• All other bits (with exceptions for digital signature and non-repudiation) MUST NOT BE SET

This guide uses a common and recommended best practiced two-tier PKI hierarchy certificate authority.  A two-tier certificate authority consists of:

  • A self-signed root certificate
  • An intermediary certificate signed by the root (completing the two tiers of the certificate authority)
  • A CRL distribution point and OCSP Resolver URI for the intermediary and subsequent client & server certificates (allowing the root to revoke an intermediary certificate)
  • Client and server certificates signed by the intermediary certificate

This guide is also designed for lab environments because it do not follow recommended security practices for root CA protection or private key protection. More sensitive or public CA's should follow recommended seucirty practices by storing root certificate and key offline or in an IT security-owned HSL (both recommended options for certificate and key protection). Using a dedicated lab CA reduce the exposure of corporate internal resources and limits risk impact to a small subset of machines and should not comprimise sensitive data. As you build CA's in other environments like staging or test environments where corporate data may reside, you should increase the security accordingly.

Let's go build a CA!  

 

Notes:

(1) NIST P-384 is not considered rigid, instead considered manipulatable. Coefficients generated by hashing the unexplained seed a335926a a319a27a 1d00896a 6773a482 7acdac73. The curve-generation process has a large unexplained input, giving the curve generator a large space of curves to choose from. Consider, for example, a curve-generation process that takes y^2=x^3-3x+H(s) meeting various security criteria, where s is a large random "seed" and H is a hash function. No matter how strong H is, a malicious curve generator can search through many choices of s, checking each y^2=x^3-3x+H(s) for vulnerability to a secret attack; this works if the secret attack applies to (e.g.) one curve in a billion.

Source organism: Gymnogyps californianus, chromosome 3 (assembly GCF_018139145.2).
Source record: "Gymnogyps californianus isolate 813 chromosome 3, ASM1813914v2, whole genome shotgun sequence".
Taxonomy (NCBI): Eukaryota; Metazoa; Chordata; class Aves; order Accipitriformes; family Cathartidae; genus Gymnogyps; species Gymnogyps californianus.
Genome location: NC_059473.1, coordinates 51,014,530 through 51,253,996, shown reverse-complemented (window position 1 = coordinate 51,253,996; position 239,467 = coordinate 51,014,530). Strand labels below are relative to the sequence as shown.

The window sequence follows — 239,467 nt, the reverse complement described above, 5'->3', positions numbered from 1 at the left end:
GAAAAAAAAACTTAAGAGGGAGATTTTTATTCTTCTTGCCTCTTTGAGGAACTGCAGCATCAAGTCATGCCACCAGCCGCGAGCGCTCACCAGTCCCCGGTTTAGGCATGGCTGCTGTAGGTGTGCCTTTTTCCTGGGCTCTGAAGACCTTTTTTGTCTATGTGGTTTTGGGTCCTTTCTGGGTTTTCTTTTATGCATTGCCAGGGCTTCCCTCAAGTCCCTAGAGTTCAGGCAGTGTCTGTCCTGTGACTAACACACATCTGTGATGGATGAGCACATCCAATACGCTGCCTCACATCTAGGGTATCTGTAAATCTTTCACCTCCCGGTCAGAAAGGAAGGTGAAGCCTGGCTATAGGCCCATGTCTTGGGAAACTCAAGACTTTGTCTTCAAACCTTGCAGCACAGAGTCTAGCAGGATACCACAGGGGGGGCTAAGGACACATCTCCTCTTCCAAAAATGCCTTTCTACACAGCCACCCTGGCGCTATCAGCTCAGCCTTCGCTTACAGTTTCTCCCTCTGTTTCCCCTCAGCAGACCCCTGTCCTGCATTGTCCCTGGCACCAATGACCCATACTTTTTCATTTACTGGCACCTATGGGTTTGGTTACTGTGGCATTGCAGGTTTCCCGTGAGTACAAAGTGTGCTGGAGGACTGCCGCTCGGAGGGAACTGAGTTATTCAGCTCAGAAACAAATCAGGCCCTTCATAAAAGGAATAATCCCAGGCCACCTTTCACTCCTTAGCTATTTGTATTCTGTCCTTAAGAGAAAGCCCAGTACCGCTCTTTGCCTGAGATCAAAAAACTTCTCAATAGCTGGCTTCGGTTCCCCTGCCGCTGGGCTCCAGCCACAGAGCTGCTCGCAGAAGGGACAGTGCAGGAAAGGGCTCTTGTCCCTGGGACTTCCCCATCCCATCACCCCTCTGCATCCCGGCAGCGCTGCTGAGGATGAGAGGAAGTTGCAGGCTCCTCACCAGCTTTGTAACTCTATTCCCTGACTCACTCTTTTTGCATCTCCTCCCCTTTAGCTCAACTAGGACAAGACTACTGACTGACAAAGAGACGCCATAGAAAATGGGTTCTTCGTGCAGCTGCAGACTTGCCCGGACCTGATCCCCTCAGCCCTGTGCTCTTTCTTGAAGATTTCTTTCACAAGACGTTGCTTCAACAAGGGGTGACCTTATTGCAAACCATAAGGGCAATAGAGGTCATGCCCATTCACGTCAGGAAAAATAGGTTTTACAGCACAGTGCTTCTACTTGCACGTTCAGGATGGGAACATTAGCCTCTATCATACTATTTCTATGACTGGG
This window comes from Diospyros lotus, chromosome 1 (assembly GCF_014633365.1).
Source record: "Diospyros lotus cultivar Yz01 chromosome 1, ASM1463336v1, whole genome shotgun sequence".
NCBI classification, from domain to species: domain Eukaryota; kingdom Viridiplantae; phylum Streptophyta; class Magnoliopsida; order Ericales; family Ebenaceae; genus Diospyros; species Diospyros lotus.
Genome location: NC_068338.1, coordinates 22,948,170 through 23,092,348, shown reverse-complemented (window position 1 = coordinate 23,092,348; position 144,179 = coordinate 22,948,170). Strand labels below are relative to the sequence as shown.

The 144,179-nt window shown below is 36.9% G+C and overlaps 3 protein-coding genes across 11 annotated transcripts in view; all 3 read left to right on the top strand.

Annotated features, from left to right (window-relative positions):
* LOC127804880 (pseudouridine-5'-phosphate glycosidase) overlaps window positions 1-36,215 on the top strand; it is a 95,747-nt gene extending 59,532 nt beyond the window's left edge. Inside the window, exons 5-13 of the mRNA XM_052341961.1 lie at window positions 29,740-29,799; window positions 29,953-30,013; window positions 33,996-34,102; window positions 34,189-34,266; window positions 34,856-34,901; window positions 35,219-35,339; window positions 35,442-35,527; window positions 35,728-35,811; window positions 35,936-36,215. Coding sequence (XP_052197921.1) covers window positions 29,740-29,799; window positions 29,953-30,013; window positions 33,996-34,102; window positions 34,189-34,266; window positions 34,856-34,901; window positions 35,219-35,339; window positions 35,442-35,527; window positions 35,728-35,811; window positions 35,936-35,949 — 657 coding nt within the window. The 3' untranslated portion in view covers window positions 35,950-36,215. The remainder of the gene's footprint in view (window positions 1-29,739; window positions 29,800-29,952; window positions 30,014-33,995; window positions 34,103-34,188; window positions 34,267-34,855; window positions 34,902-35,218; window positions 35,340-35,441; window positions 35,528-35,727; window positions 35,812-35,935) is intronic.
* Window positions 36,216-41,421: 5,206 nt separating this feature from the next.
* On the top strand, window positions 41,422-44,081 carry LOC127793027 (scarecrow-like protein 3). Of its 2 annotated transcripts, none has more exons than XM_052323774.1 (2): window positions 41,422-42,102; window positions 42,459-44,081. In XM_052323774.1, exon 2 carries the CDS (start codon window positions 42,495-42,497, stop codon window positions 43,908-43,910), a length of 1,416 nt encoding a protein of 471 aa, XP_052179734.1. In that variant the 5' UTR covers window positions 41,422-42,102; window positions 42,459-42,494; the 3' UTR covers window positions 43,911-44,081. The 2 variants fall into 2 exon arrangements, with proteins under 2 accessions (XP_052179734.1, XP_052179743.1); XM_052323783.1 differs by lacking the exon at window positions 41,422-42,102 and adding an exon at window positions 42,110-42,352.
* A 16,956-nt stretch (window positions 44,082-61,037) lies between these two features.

(2) NIST P-384 does not apply ladder algorithms (in this case the Montgomery ladder) to compute variations in fixed time, preventing timing and/or power information leakage (side-channel attack). SafeCurves requires curves to support simple, fast, constant-time single-coordinate single-scalar multiplication, avoiding conflicts between simplicity, efficiency, and security. This is not a requirement specifically to use Montgomery curves: there are other types of curves that support simple, fast, constant-time ladders. "Fast" means that implementations of scalar multiplication for the same curve cannot be much faster, and "simple" means that reasonably fast implementations of scalar multiplication for the same curve cannot be much more concise. At this time there are no examples close enough to the edge to warrant quantification of "much".

(3) NIST P-384 does not complete single or multi-scalar formulas. SafeCurves requires curves to support simple, fast, complete, constant-time single-coordinate single-scalar multiplication. This includes the SafeCurves ladder requirement but goes further by requiring completeness. SafeCurves also requires curves to support simple, fast, complete, constant-time multi-scalar multiplication.

(4) NIST P-384 does not support indistinguishability. SafeCurves note: "Elligator 2" works for any odd prime and any curve of the form y^2=x^3+Ax^2+Bx with nonzero AB(A^2-4B). This includes all Montgomery curves y^2=x^3+Ax^2+x except for one curve y^2=x^3+x. It also includes, after conversion, all Edwards curves x^2+y^2=1+dx^2y^2 except for one curve x^2+y^2=1-x^2y^2. More generally, it includes all curves with points of order 2, except for j-invariant 1728. Standard representations of elliptic-curve points are easily distinguishable from uniform random strings. This poses a problem for many cryptographic protocols using elliptic curves: censorship-circumvention protocols, for example, and password-authenticated key-exchange protocols.